Evers, in a statement issued after the vote, called rejection of Medicaid expansion “fiscally irresponsible and morally reprehensible.” Evers vowed that the Medicaid expansion fight is far from over, urging constituents to contact their lawmakers and demanding they reverse course.
“All we hear from Republicans is ‘no,’” Evers said. “They refuse to listen to the will of the people or work together, and Wisconsinites will pay the price.”
Republicans have not detailed how they will account for a $1.4 billion budget hole created by their bid to scrap the Medicaid expansion as well as Evers’ proposals to increase taxes by limiting tax breaks on large manufacturers and on capital gains for high earners.
State government can’t run a deficit, so the gap will need to be filled by cuts from Evers’ proposed spending levels, tax increases or a mix of both.
Republicans have made clear that the budget they pass will spend significantly less than Evers’ $83.5 billion two-year plan. Among the implications of Thursday’s vote are that GOP lawmakers, by removing more than $1 billion in new revenue generated by Evers’ proposals, also are unlikely to back his plan to give a $1.4 billion infusion to K-12 school districts.
In a separate vote Thursday, Republicans on the finance committee also voted 11-4 on party lines to reject Evers’ plan to provide $15 million to boost state aid to counties and municipalities by 2% starting in 2020.
Nygren told reporters it’s “premature” to specify how the Legislature’s budget will differ from Evers’. Nygren said he hopes the budget will provide some level of increased funding for schools, address reimbursement rates for health care providers and solve the state’s transportation funding struggles.
Assembly Republicans have been open to Evers’ plan to raise the gas tax by 8 cents and increase heavy truck and vehicle title fees for a $600 million funding boost for roads, bridges and transit. But as was the case in the state budget debate two years ago, Senate Republicans have said they may not be on board.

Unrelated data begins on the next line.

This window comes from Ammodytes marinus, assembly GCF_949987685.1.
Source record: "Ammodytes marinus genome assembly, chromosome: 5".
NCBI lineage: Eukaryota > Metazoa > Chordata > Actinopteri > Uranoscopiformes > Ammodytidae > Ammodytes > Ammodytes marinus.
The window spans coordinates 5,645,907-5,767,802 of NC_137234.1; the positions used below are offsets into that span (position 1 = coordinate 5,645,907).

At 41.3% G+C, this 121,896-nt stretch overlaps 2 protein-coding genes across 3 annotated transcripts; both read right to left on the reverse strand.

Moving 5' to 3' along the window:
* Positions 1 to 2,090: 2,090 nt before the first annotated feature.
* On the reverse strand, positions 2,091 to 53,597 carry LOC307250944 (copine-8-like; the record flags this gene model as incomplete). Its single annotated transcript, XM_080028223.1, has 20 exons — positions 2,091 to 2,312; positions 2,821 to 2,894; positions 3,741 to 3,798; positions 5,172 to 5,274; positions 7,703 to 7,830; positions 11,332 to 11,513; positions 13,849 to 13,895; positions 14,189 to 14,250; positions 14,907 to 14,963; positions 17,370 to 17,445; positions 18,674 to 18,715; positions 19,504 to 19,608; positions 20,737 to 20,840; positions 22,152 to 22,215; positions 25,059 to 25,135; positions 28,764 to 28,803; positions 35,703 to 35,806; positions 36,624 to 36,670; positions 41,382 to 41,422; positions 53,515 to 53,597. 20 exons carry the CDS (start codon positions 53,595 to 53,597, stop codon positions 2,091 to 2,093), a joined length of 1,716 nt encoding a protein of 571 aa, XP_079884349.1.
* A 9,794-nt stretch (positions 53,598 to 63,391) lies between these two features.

Nygren said Republican lawmakers expect to have their budget on Evers’ desk by the end of June. The new fiscal year starts July 1.
Evers isn’t backing down on his plan to expand Medicaid under former President Barack Obama’s health care law. It would extend eligibility to Wisconsinites making between 100 percent and 138 percent of the federal poverty level, which is $12,490 for an individual and $25,750 for a family of four.
The Evers administration says additional federal money obtained through Medicaid expansion would save the state $324 million over two years. That money could be invested in other programs to draw down more federal dollars, the administration says, for a total $1.6 billion in new investment in hospitals, nursing homes, dental care, maternal care and other health services.
Citing public polls showing solid support for the move, Evers vowed last week to “fight like hell” to preserve the measure under intense opposition from some GOP legislators, especially Assembly Speaker Robin Vos, R-Rochester.
But Republican lawmakers, decrying it as an “expansion of welfare,” have cited a study saying said it would increase private insurance consumer costs by more than it would save taxpayers.
Nygren also said the 82,000 who would become newly eligible for Medicaid already are eligible for partially subsidized health coverage on the state’s exchange created by the federal health care law.
Rep. Shannon Zimmerman, R-River Falls, said he wants to change the health care system but believes that should involve fixing the federal health care law.
“There is a problem to fix,” Zimmerman said. “But throwing more money at it, money from your neighbors, is not the answer.”
Democrats supporting Medicaid expansion have countered with studies suggesting it would lower private health coverage premiums on the individual marketplace while reducing uncompensated care costs to hospitals.
“This is not welfare. It’s good common sense,” said Sen. LaTonya Johnson, D-Milwaukee.
Other Evers proposals scrapped by GOP lawmakers Thursday include: